(This is specific to PhD.)


As mentioned above, 1 to 2 years of coursework, usually advanced versions of courses you took as an undergrad: eg, Advanced Algorithms, Advanced Theory, Advanced Operating Systems. There will likely also be more narrowly-focused courses. Schools will often allow you to re-take undergrad courses as a grad student, just to brush up on the material.


The bulk of your time will be spent doing research: reading papers, talking to people about ideas, making ideas happen.


Either after your coursework is complete or you've got a bit of a foothold on the research side of things, you'll take some sort of qualification exam. This can take many forms. It could be:

  • a brutally long written exam covering all aspects of computer science;
  • an oral presentation about existing research after which you are grilled by a faculty committee;
  • a research project for which you give an oral report and are afterwards grilled by a faculty committee;
  • or something completely different.

Finding an advisor

After your quals, you'd better have an advisor: a faculty member who has agreed to advise your thesis work. This relationship can sometimes be arranged before you even matriculate, often it is arranged before the quals happen, but it absolutely needs to be in place after you've finished quals, because your life for the next few years is going to be working with this person to produce a thesis. As you might expect, the health of this relationship is extremely important to your future.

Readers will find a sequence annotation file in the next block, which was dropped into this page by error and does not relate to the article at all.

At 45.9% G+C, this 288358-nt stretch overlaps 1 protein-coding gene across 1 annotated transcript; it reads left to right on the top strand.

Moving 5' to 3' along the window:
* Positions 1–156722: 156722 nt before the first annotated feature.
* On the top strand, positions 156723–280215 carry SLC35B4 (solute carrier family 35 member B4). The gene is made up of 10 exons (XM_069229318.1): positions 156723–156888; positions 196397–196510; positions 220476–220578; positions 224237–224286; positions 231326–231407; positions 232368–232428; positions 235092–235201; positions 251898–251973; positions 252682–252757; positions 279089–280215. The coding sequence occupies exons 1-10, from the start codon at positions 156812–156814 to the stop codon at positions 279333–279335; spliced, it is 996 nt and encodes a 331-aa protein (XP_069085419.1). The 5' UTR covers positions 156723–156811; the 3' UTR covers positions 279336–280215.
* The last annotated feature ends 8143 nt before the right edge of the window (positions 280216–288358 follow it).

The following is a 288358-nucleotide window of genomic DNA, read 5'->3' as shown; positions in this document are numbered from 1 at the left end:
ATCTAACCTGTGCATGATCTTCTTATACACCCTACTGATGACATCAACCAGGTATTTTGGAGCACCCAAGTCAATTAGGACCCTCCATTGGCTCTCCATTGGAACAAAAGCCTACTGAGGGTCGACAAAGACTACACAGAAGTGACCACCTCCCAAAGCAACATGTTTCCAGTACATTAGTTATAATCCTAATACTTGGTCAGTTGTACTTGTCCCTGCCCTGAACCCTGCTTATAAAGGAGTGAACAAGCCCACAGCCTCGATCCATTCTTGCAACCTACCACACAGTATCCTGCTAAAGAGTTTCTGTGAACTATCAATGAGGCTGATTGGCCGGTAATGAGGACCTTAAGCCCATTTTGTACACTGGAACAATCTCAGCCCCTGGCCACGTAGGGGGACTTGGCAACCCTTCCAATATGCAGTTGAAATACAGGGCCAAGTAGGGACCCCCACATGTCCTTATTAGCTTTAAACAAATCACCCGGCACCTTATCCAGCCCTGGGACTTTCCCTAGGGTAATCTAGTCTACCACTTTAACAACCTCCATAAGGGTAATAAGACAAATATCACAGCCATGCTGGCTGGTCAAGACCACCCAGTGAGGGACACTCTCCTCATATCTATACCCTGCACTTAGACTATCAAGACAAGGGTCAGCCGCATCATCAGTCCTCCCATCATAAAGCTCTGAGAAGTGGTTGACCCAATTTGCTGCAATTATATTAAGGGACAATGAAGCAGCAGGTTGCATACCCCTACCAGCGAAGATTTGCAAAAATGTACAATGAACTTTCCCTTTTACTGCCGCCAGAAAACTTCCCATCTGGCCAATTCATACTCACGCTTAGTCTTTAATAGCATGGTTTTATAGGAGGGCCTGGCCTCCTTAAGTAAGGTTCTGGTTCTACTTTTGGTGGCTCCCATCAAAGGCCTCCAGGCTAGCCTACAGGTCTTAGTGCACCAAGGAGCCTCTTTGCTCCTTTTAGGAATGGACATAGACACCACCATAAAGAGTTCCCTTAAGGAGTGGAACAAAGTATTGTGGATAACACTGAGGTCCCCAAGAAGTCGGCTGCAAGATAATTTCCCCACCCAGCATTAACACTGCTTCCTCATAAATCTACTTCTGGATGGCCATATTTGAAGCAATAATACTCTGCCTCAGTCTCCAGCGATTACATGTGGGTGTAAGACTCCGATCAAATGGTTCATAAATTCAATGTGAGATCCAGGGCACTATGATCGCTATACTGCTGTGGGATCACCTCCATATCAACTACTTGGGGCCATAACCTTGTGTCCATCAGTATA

Thesis proposal

Once you and your advisor come up with an idea whose scope is appropriate to a PhD thesis, you will begin preliminary work on it. You will also identify other faculty members (between 2 and 4) who will sit in judgment on the work as your thesis commitee. The preliminary work will likely involve some proof-of-concept implementations or initial theories that form the basis of the Thesis Proposal. This is a document and accompanying oral presentation (to your thesis committee, though often they are open to the public as well) in which you propose a body of work to perform and argue that it is original, meaningful, and tractable. The committee will answer "yes", "no", or "yes, but please make modifications X, Y, and Z". At this point, a "no" answer is extremely rare. If you get a "no", it's your advisor's fault for letting the process get to that point (seriously).